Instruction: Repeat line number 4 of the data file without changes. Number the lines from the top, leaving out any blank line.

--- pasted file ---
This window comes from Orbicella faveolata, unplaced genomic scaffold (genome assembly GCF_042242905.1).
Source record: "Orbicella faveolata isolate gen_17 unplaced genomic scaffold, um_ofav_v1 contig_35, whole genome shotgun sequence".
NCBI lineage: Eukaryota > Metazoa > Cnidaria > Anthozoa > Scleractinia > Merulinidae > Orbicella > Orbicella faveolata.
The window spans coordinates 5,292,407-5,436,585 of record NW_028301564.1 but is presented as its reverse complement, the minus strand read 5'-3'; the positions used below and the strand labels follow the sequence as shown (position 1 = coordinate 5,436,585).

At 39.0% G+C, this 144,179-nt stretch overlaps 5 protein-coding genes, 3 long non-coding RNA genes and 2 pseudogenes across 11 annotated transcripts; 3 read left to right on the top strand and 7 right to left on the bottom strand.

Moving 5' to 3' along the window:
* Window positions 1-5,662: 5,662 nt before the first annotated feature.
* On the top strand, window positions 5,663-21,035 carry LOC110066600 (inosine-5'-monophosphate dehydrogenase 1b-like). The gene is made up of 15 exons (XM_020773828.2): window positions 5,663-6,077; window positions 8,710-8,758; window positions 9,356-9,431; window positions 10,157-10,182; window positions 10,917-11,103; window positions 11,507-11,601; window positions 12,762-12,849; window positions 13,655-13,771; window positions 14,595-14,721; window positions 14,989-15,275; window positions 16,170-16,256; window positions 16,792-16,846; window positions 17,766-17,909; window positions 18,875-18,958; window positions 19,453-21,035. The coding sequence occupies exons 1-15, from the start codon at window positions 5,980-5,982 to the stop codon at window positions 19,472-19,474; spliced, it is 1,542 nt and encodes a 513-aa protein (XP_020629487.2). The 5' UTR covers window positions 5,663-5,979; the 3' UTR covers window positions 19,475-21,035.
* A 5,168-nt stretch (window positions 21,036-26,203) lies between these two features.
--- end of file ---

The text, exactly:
The window spans coordinates 5,292,407-5,436,585 of record NW_028301564.1 but is presented as its reverse complement, the minus strand read 5'-3'; the positions used below and the strand labels follow the sequence as shown (position 1 = coordinate 5,436,585).